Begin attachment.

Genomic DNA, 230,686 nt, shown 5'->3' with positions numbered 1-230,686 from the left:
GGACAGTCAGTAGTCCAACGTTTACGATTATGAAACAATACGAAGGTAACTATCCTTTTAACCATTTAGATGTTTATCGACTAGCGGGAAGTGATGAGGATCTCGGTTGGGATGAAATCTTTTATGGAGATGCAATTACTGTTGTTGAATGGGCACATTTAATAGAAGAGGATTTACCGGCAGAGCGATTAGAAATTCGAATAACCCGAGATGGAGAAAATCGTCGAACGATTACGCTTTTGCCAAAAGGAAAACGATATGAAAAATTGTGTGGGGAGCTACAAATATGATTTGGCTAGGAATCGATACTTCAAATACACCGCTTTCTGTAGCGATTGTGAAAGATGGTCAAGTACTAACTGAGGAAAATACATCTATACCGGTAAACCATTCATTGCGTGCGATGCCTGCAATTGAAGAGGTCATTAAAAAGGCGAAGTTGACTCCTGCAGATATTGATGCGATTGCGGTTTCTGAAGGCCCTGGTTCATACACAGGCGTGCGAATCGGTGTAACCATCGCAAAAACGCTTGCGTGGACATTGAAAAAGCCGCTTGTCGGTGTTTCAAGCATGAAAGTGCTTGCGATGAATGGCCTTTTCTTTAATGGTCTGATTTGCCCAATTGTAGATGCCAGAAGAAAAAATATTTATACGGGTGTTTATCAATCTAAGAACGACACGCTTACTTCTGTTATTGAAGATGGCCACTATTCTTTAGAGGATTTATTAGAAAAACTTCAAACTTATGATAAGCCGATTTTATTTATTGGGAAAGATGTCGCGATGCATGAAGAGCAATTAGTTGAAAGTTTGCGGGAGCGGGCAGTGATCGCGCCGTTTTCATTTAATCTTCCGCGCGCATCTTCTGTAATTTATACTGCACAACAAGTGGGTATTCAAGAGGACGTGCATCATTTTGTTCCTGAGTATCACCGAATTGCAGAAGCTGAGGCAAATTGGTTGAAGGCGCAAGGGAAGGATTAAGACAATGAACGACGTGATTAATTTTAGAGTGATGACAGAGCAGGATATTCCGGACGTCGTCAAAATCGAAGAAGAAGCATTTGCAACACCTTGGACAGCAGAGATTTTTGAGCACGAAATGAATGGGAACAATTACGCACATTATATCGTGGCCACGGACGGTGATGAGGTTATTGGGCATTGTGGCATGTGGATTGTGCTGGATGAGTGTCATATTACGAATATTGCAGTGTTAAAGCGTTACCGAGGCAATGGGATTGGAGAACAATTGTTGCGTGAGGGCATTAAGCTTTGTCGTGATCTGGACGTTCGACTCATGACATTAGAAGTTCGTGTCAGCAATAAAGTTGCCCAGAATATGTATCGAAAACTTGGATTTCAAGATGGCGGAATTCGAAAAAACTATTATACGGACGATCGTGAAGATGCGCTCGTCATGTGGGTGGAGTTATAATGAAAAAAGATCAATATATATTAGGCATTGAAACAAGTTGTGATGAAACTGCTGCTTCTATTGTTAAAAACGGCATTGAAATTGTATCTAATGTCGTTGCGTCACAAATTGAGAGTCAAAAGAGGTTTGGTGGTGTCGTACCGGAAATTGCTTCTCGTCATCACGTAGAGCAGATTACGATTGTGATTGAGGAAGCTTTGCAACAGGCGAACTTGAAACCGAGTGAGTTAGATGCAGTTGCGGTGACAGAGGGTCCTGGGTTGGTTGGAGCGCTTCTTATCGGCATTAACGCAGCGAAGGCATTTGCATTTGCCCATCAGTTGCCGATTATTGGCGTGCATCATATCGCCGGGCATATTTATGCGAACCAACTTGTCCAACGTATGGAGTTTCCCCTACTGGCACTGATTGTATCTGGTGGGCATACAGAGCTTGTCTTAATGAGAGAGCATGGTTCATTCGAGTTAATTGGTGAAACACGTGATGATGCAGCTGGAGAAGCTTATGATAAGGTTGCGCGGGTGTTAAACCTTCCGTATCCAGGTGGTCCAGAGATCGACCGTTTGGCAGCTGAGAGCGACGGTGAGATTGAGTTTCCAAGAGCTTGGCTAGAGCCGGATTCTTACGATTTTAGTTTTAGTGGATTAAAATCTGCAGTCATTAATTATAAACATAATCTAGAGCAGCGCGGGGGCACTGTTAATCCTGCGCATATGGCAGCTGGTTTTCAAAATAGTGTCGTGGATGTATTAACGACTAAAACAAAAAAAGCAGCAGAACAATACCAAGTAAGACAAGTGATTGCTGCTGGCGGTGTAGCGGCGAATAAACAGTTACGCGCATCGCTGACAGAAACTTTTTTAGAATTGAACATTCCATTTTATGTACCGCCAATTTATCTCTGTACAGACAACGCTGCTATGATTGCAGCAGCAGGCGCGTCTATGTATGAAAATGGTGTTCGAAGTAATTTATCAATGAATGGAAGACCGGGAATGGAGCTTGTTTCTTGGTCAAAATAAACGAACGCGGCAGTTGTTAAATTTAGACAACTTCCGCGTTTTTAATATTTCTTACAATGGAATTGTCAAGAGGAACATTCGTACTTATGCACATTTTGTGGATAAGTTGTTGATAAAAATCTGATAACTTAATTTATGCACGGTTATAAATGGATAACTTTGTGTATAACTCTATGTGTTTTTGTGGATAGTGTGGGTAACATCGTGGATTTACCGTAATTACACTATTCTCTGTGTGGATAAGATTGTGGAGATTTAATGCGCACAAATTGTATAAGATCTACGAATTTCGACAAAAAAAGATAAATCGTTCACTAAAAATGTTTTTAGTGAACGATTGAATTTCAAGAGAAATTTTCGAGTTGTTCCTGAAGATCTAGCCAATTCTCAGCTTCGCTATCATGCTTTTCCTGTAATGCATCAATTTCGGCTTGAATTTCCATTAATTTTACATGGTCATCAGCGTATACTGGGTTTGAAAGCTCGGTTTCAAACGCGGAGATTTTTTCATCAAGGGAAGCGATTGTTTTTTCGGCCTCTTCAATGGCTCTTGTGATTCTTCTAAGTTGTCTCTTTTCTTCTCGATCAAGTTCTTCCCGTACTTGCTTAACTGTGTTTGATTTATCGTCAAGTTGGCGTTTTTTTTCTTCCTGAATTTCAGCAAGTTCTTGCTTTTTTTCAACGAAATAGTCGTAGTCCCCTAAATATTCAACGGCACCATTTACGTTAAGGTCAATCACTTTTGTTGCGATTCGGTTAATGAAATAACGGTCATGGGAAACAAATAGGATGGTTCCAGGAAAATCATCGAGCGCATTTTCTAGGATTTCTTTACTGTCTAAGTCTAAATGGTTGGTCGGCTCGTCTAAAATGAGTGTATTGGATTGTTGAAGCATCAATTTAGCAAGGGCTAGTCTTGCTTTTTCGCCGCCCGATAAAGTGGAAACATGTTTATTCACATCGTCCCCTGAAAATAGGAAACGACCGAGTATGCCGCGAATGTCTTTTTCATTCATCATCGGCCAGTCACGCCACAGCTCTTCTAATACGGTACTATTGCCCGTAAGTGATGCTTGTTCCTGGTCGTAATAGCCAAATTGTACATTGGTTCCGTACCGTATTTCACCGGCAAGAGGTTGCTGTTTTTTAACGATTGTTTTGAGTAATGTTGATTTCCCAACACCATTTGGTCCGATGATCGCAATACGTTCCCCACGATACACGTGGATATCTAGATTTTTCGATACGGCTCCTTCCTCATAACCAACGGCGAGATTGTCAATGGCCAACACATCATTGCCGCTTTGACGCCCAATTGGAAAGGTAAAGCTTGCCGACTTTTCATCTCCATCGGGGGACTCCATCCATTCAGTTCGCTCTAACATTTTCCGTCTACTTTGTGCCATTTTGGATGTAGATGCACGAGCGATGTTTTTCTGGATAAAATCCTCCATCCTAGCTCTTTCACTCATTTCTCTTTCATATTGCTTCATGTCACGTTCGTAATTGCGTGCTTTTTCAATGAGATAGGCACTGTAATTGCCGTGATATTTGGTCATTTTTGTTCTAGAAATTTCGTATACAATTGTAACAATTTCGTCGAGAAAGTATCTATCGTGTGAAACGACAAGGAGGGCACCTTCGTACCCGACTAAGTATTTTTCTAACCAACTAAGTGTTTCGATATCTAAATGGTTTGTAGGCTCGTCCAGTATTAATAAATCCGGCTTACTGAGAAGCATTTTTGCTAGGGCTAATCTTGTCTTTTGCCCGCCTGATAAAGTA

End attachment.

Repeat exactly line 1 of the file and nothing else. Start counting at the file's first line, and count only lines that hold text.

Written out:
Genomic DNA, 230,686 nt, shown 5'->3' with positions numbered 1-230,686 from the left: